My first flight was on the Eastern shuttle between New York’s LaGuardia Airport and Washington, D.C. I was age 9, and traveling with my grandparents. We three made the short flight to visit for a week with my uncle, aunt and cousins, who were then living in northern Virginia.
I kept that Eastern shuttle’s ticket stub for something approaching three decades after. Do you think I can find it now? Of course I can’t! (I have flown on so many airlines that are now long out of business. The list is extensive: Eastern, Pan Am, TWA, Tower Air, Air Inter. There may be others, but I can’t immediately remember them.)
My sister-in-law lost her younger sister about two weeks ago. We’re going to her funeral in Essex today.
As a toddler, Donna had been a victim of medical malpractice that led to traumatic brain damage. Her family received a huge compensation package from the National Health Service (NHS). The money was set aside to make sure she was properly looked after for the rest of her life.
And every pound and pence would be needed. It was projected she would not live to 21. But she far outlived medical estimates.
Donna never grew “old.” But, for over 35 years, she had been unable to do almost anything for herself. Her parents and family – her mother especially – mostly looked after her.
Somehow I found myself in an argument over the phone on Wednesday evening with a member of the family in the States with whom I’ve argued vehemently quite a few times before. I had thought we’d by now put that sort of behavior behind us. Apparently, though, I’d “triggered” something in that individual and all hell broke loose from that side of the Atlantic.
The phone was slammed down on me. I can’t go into why and I really shouldn’t anyway. Suffice it to say we have all probably had something like that happen in our lives at some point or another.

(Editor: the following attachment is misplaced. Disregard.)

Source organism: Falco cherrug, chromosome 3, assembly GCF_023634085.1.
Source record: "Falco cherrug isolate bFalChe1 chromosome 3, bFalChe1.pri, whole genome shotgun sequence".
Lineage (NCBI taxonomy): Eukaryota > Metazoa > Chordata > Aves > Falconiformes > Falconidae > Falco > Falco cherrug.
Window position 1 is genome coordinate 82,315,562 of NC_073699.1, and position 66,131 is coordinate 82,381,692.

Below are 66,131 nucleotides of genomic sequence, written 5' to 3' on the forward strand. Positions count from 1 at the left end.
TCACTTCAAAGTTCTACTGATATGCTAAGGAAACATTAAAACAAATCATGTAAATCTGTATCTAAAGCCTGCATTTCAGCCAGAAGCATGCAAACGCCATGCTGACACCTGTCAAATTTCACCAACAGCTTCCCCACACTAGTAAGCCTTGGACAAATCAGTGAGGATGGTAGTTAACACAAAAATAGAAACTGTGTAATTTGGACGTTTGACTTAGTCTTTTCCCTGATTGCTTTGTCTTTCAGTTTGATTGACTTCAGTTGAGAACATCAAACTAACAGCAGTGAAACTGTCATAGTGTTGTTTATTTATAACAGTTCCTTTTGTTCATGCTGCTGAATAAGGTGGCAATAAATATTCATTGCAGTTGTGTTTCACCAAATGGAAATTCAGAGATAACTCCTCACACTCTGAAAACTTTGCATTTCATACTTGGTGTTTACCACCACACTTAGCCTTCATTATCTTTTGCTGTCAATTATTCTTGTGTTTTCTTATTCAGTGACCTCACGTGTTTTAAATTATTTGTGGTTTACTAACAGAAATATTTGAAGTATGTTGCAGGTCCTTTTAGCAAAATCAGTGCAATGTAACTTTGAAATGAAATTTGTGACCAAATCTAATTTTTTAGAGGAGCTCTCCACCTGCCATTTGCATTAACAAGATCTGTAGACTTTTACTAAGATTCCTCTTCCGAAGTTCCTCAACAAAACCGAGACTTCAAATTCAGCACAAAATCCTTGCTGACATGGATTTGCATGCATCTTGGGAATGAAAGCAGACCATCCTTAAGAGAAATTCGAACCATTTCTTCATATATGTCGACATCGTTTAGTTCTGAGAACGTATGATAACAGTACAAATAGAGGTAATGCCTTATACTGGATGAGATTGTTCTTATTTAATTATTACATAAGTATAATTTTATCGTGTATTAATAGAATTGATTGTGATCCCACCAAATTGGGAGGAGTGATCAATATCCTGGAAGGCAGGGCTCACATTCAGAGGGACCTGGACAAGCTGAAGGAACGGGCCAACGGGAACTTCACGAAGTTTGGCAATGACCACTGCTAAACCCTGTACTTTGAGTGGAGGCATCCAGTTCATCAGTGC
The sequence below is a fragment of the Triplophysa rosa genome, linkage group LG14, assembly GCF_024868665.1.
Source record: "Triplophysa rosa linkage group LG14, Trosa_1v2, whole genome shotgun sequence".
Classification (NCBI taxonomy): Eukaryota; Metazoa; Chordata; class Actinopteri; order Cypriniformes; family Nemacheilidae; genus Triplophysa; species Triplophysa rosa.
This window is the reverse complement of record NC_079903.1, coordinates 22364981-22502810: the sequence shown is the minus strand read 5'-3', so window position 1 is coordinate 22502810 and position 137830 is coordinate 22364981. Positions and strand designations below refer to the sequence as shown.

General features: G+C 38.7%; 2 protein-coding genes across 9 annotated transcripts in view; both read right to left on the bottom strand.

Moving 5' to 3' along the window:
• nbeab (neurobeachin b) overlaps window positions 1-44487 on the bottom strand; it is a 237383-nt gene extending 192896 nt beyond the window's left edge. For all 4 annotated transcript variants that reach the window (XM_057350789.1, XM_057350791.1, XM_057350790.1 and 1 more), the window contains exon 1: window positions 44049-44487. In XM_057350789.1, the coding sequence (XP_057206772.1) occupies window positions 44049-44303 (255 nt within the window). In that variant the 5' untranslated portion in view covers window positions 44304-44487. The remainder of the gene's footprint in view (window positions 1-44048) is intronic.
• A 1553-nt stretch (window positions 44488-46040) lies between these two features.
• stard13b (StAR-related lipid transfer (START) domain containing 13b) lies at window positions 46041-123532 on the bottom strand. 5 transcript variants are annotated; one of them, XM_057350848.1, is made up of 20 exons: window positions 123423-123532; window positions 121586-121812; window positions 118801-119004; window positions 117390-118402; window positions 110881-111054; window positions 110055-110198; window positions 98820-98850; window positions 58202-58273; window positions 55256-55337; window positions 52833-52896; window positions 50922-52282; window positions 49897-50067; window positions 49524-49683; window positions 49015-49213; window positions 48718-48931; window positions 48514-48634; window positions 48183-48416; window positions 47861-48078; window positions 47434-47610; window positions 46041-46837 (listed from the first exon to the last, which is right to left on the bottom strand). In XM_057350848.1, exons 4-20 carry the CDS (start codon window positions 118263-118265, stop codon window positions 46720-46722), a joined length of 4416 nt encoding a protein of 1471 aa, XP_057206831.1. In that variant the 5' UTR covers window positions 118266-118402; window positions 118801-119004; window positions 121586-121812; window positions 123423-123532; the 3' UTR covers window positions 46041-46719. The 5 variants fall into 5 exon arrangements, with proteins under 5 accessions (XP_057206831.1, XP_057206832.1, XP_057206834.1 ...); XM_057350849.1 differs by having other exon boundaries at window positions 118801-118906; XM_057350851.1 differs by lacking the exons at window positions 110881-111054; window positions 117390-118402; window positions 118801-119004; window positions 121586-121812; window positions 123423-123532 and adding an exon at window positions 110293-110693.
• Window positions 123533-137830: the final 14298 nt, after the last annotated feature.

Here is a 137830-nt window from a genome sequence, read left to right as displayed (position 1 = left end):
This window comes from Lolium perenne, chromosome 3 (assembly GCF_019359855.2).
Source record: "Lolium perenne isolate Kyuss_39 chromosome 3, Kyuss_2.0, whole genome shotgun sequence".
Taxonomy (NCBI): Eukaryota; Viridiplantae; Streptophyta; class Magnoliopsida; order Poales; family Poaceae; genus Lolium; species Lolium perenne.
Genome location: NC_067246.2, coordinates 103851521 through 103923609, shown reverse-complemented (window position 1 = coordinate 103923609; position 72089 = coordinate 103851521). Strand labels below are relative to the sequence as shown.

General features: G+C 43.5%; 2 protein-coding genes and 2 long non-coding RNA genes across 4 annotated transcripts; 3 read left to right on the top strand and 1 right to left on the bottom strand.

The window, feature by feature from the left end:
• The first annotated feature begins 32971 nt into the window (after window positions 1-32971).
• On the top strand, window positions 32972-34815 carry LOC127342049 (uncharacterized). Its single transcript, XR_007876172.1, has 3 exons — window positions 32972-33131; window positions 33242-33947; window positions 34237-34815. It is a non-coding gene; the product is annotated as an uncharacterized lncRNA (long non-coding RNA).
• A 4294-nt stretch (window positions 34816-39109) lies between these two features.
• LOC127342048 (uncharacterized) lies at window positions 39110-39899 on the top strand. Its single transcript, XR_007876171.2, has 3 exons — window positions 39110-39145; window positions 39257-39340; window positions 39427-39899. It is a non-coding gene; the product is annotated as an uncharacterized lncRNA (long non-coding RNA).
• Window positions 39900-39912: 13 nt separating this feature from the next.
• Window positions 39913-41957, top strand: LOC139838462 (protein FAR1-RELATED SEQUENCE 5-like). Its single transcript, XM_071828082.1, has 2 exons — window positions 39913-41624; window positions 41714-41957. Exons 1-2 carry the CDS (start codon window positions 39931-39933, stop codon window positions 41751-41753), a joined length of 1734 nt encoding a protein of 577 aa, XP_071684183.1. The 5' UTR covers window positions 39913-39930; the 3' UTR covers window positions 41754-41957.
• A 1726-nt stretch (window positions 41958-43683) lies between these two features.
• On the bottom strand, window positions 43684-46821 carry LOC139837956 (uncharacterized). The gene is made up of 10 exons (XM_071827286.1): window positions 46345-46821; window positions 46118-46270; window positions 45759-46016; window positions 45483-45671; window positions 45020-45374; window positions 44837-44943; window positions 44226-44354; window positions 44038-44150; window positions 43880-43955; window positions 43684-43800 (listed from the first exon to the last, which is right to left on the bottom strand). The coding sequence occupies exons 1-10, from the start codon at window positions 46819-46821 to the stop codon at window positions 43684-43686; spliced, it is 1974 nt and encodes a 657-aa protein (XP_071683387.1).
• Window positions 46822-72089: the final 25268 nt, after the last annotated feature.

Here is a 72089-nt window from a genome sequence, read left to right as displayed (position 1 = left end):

Yesterday, I had a terrible headache which virtually incapacitated me all day. I’m not 100 percent my old self yet, but I finally feel a bit better this morning. I can at least function. (When I get a headache, I can become very ill.)
The tweets that went back in response were about what you might expect. However, one of them included an old canard. It’s hard to tell if the tweeter, apparently a man, was joking; he may well have been trying to be lighthearted. The sixth tweet down: it’s about women who (apparently use too much) perfume and don’t shave (under their arms):
Our British Airways flight from Boston to Heathrow on Friday evening was full. According to the Captain, there wasn’t an empty seat on the plane – and it was a 747-400. So Going Global’s piece on U.S. domestic air travel numbers being higher than in years might well be said to apply to transatlantic flights too:
My Dad having now fully recovered from his heart failure back in August, and the implant surgery in December, we felt that after the tough, cold winter he and my Mum had spent in Pennsylvania, that they needed a holiday.